Public Lands Ride: Vistas Galore in Bald Eagle State Forest 

July 30, 2020By: Helena Kotala
PEC Blog

The goal of the 2020 Pennsylvania Environmental Council Virtual Public Lands Ride is to showcase state parks and forests across the greater central region of the state. Throughout the month of September, cyclists are encouraged to ride as many of the suggested routes as possible and share their experiences on social media for a chance to win swag from one of our partners. You can find more details about this virtual event here.  


Reeds Gap State Park/Bald Eagle State Forest 

 

Overview
Nestled smack dab in the middle of the Ridges and Valleys region of central Pennsylvania, Bald Eagle State Forest offers up no shortage of climbing over its many northeast-southwest-running mountains. This route boasts five major climbs, all rewarded with sweeping vistas showcasing the layers of mountains characteristic of this area. The riding surface ranges from a couple longer stretches of pavement to chunky “driveable trail,” and the scenery from lush, dense forests to farmland and mountain tops to creekside. Bald Eagle never disappoints us, and we’re confident you’ll feel the same!

Bald Eagle State Forest offers many miles of shaded gravel roads. 

 

Route Description
The route begins on pavement from Reeds Gap State Park on the eastern edge of the State Forest. The first few miles are rolling through rural “neighborhoods” and farmland. Keep staying right at each intersection as you loop around Thick Mountain and you’ll soon end up on gravel on Treaster Valley Rd., beginning a gradual climb. The true first climb begins after making a left onto Strongs Improvement Rd. around mile 10. Stay strong (get it?), keep those pedals turning, and you’ll soon be coasting down the other side into Havice Valley, where you’ll exit the forest again very briefly before beginning the single biggest climb of the day up Siglerville-Millheim Pike (or “S-M Pike” as it is known locally). This one is a doozy, gaining over 1,200 feet over three miles, but Big Valley Vista at the top is worth it, we promise. From this vantage point, you can see the classic central Pennsylvania dichotomy between the forested ridges to the northeast and the farmlands and in the distance, the town of Milroy, to the southwest.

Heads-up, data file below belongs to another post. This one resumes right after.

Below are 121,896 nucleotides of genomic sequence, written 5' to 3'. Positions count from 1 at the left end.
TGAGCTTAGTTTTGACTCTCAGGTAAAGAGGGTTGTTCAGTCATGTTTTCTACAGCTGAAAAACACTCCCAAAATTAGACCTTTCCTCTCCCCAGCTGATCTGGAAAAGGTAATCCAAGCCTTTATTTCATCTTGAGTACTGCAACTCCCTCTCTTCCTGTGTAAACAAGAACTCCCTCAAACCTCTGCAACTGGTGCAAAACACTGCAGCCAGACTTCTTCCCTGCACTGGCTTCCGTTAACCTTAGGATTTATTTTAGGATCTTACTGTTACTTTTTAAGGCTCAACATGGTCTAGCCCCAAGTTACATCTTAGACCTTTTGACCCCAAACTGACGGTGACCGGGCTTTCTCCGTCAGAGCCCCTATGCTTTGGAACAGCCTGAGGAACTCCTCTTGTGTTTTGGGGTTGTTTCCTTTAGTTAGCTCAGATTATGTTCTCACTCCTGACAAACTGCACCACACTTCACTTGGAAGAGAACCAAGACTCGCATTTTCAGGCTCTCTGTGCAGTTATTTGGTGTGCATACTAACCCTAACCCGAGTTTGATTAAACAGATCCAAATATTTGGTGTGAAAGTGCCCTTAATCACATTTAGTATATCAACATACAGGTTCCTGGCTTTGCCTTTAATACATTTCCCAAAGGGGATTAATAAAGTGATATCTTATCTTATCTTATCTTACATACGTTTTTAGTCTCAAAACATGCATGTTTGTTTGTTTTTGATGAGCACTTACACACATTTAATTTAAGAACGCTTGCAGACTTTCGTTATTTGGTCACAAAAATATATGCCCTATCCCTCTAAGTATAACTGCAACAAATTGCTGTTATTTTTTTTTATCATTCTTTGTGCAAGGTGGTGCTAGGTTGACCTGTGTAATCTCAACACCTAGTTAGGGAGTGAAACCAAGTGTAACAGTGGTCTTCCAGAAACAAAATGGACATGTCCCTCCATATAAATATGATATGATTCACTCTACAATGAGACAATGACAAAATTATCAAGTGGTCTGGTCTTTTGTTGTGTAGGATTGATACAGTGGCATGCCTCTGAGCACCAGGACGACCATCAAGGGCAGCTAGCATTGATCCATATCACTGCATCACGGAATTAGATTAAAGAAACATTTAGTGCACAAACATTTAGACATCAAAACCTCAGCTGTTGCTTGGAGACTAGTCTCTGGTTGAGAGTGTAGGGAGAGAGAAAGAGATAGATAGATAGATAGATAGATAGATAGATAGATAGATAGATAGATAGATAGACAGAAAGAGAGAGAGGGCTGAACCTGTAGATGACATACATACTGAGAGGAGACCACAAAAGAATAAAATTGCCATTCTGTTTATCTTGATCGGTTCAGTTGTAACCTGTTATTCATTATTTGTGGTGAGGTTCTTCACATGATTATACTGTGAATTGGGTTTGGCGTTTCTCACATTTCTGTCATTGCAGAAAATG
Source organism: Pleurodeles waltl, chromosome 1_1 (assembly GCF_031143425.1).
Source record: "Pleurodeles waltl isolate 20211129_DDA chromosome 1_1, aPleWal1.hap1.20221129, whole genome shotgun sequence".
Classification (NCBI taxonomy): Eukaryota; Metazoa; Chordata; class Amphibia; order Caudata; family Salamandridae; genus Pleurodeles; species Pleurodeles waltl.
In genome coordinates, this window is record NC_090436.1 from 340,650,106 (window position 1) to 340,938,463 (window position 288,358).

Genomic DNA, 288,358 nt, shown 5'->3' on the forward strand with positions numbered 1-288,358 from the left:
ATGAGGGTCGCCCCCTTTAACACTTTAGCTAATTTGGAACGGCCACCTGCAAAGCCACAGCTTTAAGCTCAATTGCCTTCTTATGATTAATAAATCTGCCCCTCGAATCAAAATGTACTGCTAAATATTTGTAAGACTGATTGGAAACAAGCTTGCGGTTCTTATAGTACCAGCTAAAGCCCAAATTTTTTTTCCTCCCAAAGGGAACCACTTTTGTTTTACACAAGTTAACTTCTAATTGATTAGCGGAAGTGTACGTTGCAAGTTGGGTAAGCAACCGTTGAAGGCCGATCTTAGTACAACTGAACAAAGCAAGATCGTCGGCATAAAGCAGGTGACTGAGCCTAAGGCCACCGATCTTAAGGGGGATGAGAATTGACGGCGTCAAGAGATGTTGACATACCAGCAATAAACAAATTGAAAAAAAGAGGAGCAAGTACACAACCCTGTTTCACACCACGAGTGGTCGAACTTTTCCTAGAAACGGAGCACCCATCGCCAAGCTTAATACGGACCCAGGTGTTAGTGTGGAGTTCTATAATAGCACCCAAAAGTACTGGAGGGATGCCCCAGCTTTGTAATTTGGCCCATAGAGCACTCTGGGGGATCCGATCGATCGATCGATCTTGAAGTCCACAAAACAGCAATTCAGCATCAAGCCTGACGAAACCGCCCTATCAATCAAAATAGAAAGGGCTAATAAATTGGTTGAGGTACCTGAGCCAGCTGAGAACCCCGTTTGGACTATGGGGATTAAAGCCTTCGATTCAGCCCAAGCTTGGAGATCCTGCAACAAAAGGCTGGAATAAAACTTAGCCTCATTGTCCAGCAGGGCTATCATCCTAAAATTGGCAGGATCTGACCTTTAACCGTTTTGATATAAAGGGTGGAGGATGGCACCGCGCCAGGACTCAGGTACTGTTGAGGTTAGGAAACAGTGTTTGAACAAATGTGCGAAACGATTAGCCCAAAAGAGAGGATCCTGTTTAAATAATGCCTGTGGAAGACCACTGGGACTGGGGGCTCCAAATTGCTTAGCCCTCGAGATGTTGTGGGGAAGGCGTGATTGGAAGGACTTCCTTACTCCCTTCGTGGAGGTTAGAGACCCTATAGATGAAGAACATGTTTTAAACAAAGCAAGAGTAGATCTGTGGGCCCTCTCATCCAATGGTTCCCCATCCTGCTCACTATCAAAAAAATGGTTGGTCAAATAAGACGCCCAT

Big Valley Vista is a great reward for the first big climb of the ride!

The other side of this monster climb is a bit more gradual. Stay right at the intersection with Sand Mountain Rd. and then again onto the paved Poe Valley Rd. You’ll pass Poe Valley State Park and its lake and swimming area, then stay left onto Pine Swamp Rd. Partway up this climb, Chocolate Drop Vista will call to you from your right. Take a moment to appreciate the view of uninterrupted mountains and the one round knob in the center — the “chocolate drop.” Farther up the climb, the dirt road turns a reddish orange color, which stands out in stark contrast with the deep green of pine trees lining the road. 

At the intersection with Poe Paddy Dr., a sign promising “views” doesn’t lie, as a mile or so down the road, Penns View offers up yet another gorgeous scene, and they just keep coming. Ingleby View and Raven’s Knob are both worth stops as well. Just past Raven’s Knob, the road turns very chunky and washed out, a delight for those who relish a bit of mountain biking with their gravel. For those that aren’t into the chunk, just take it slow and know that it doesn’t last that long. 

There’s no shortage of vistas in Bald Eagle State Forest!